Let $k$ be an algebraically closed field of characteristic zero and let $G$ be a non-connected linear algebraic group with reductive connected component $G^0$ over $k$. What is known about the semi-simple elements in $G$ ? Are they dense in every connected component of $G$ ? Do they contain an open dense subset of every connected component of $G$ ?

If $G$ is instead connected, then the answer is yes, as the regular semi-simple elements form an open dense subset. Also I am aware of a result of Guralnick and Malle [Lemma 6.9 in "Simple groups admit Beauville structures" J. Lond. Math. Soc. (2) 85 (2012), no. 3, 694-721] which gives the answer YES in a special case. Note that in characteristic zero all unipotent elements lie in $G^0$.

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    $\begingroup$ Probably the answer to all your questions is yes in characteristic 0, but I will have to check some of the details including older literature when I have time. (Of course, prime characteristic causes some big problems here, though the disconnected case has been examined pretty well, starting with Spaltenstein's 1982 monograph, Springer Lecture Notes 946.) $\endgroup$ – Jim Humphreys Sep 11 '17 at 13:54

The $G^0$-action on a coset is the same as a so-called twisted action which is pretty well understood. See, e.g., Mohrdieck, S.: Conjugacy classes of non-connected semisimple algebraic groups, Transformation Groups, 8, (2003) 377-395 (MSN).

More precisely, let $C=G^0a$ be a connected component of $G$. Then conjugation by $a$ induces an automorphism $\tau$ on $G^0$. Identifying $C$ with $G^0$ via $g\mapsto ga$ converts conjugation on $C$ to twisted conjugation on $G^0$ $$ u(ga)u^{-1}=(ug\tau(u)^{-1})a $$ It is possible to choose $a$ in such a way that $\tau$ preserves a Borel $B$, a maximal torus $T$ and a pinning of $G^0$, i.e., $\tau$ is induced by an automorphism of the Dynkin diagram of $G^0$. Let $T_0:=(T^\tau)^0$ be the connected component of the $\tau$-fixed points in $T$. Then it is not difficult to see that the map $G^0\times T_0\to G^0:(g,t)\mapsto gt\tau(g)^{-1}$ is dominant. Thus the conjugacy classes of $T_0a$ contain an open subset of $C$ and they are all semisimple.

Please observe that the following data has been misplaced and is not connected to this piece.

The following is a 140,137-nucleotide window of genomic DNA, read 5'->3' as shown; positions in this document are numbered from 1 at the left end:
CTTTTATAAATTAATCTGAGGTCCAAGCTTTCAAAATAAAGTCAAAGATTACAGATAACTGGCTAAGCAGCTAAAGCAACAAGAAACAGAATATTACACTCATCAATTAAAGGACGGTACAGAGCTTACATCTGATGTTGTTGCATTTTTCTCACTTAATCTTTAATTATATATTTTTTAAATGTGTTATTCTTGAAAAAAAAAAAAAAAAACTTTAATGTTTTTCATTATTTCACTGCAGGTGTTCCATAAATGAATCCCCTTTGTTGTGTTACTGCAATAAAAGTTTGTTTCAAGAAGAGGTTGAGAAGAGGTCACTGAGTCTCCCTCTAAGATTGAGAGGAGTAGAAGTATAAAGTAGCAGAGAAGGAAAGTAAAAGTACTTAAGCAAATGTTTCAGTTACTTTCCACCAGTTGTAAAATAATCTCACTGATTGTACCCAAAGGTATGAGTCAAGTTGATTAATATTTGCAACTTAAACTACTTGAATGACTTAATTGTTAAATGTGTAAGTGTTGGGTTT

Edit: Urs Hartl pointed out to me that the proof of Prop. 3.8 in loc.cit may contain a gap (it is unclear that $t$ exists such that $t^{\mathrm ord\,\tau}$ is regular semisimple). Therefore, I am adding a direct argument for the claim that $G^0\times T_0\to G^0$ is dominant. This is done in two stages: Let $C:=(G^\tau)^0\subseteq G^0$. First one shows that $$ G^0\times C\to G^0:(g,c)\mapsto gc\tau(g)^{-1} $$ is dominant. For this it suffices to show that the map on tangent spaces in $(1,1)$ is surjective. Because of $\mathrm{Lie}\,C=\ker(1-\tau)$ that follows from $$ (1-\tau)\mathfrak g\oplus \ker(1-\tau)=\mathfrak g $$ (observe that $\tau$ is of finite order). So all elements in an open subset of $G^0$ are twisted conjugate to an element of $C$. For the second step observe that twisted conjugation on $C$ is ordinary conjugation and that $T_0$ is a maximal torus of $C$. So all elements in an open subset of $C$ are (twisted) conjugate to an element of $T_0$. q.e.d


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